When wooing graduation speakers, colleges have their talking points

Schools not only offer honorary degrees and occasional fees, but send postcards, valentines and even videos to attract high-profile speakers.

March 17, 2014|By Jason Song, Los Angeles Times

The nearly two-minute UC Irvine video looks like an appeal to prospective students, featuring a montage of undergraduates walking around campus, dancing in classrooms and celebrating big basketball victories.

But the target audience becomes obvious at the end, when 7-foot-6 freshman center Mamadou Ndiaye looks directly into the camera while towering over a cardboard cutout of Barack Obama and says: "Mr. President, we should play ball together."

The video is the latest and perhaps most visible attempt by a university to attract a high-profile graduation speaker. Campuses have long tried to lure presidents and celebrities as a way of entertaining students and parents while drawing attention to their schools. But though schools still offer honorary degrees and even speaking fees in rare cases, some campuses have taken the wooing to a more visible level.


First Lady Michelle Obama accepted an invitation from UC Merced in 2009 to be that campus' first commencement speaker after students and staff bombarded her with postcards, valentines and a video in which the narrator says: "Dear Michelle, we believe in you and we would be honored if you could be our keynote speaker..."

The cost of having a member of the first family on campus isn't cheap; Merced didn't pay the first lady but had to shell out nearly $700,000 for additional security and other measures. But her visit brought invaluable publicity to the campus, which had been open for only four years at that point.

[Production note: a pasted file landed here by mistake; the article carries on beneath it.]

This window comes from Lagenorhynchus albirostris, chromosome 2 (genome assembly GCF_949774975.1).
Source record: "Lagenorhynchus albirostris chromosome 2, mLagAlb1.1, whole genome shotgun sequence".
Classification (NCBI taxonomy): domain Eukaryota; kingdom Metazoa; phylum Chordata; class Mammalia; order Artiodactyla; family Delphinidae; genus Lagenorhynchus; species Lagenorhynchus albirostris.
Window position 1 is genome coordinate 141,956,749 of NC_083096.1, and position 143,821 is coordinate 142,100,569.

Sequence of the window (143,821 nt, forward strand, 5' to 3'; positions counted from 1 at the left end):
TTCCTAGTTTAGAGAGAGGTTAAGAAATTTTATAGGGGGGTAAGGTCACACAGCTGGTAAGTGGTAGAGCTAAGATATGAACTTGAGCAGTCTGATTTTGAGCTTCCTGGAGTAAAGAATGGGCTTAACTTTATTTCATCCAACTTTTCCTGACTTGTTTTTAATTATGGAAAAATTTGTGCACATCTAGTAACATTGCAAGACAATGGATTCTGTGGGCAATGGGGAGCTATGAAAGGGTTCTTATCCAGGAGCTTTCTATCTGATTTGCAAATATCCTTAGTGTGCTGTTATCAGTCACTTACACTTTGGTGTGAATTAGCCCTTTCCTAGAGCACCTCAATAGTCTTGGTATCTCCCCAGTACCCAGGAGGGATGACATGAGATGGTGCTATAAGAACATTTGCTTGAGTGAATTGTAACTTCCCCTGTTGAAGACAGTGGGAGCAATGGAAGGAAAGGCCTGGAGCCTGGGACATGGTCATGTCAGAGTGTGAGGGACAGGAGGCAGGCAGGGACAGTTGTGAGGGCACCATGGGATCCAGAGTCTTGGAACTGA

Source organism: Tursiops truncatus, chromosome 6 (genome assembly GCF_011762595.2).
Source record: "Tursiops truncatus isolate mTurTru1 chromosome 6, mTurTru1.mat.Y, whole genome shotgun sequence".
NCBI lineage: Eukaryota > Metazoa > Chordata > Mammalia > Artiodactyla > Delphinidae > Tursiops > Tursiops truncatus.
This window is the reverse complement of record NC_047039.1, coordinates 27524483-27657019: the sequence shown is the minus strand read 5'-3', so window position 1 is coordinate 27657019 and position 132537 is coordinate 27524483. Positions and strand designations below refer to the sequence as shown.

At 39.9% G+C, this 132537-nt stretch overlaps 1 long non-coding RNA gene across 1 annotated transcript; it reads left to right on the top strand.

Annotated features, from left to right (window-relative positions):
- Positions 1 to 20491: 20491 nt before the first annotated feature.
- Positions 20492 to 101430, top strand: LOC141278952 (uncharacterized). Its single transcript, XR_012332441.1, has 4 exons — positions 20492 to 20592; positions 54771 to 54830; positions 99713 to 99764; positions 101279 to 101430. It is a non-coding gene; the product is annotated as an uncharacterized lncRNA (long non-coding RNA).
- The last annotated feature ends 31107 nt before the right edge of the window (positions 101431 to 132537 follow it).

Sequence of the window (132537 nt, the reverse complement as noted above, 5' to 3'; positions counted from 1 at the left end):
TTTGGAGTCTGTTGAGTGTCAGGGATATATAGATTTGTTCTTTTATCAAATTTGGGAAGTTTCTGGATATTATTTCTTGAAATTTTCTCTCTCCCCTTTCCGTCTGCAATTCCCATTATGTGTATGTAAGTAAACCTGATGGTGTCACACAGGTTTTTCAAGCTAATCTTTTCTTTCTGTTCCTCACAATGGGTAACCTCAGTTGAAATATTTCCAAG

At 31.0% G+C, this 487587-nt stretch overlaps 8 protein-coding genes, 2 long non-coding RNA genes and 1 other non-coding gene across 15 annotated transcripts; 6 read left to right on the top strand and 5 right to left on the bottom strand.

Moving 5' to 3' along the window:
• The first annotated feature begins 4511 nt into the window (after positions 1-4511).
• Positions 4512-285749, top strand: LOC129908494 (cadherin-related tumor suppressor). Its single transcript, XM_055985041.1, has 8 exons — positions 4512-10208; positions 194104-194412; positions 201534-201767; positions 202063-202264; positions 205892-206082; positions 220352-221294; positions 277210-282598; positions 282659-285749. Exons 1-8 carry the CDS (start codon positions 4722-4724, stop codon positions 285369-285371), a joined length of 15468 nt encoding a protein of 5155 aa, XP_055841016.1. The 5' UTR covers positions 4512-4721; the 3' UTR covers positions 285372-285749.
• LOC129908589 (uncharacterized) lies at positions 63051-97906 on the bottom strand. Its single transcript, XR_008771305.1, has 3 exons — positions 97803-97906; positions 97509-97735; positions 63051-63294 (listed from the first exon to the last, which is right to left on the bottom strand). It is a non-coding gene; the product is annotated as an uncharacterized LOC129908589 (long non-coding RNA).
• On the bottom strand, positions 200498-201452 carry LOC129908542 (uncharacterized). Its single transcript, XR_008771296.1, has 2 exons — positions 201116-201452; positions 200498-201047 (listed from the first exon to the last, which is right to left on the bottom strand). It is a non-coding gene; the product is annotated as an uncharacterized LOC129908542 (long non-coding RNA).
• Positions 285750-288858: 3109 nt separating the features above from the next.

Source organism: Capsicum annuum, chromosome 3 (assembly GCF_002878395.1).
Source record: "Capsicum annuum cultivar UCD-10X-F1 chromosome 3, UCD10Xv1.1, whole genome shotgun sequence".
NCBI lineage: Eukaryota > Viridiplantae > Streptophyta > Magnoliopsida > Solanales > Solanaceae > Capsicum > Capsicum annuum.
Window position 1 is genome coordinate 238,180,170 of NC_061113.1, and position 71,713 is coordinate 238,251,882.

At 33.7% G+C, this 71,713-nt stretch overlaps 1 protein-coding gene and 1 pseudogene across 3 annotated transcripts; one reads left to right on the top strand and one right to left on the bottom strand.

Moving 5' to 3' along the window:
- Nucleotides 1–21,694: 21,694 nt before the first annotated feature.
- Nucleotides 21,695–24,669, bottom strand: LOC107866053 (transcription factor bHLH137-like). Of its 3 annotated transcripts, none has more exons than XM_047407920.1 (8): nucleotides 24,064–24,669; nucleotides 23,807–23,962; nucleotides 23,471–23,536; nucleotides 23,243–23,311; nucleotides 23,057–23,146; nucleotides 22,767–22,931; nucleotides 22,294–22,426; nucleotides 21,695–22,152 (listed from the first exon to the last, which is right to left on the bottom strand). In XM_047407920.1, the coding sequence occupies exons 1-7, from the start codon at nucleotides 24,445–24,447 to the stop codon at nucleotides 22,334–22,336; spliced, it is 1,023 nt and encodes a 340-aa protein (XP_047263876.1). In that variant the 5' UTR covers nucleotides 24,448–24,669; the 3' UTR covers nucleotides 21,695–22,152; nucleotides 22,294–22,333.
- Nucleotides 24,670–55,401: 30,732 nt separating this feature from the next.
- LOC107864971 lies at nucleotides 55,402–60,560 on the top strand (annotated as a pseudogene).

"It was the best advertising we could have hoped for," said Patti Waid, a Merced spokeswoman.

UC Irvine officials so far have spent about $1.2 million for a graduation ceremony that will be held atAngel Stadium in Anaheim but said that money already had been earmarked for the school's 50th anniversary celebration. Officials estimated the total cost for commencement will be less than $2 million.

Procuring graduation speakers can be a bit like asking someone to the prom. Faculty and students often debate who they'd like to speak (please say yes, Jon Stewart) versus who would actually come (the locally elected politician is available, right?), while also discreetly asking students and alumni if they have connections to anyone famous.

Then invitations are sent and fingers are crossed as administrators keep an eye on the calendar, trying to determine when they should go to the second option if the first doesn't pan out.

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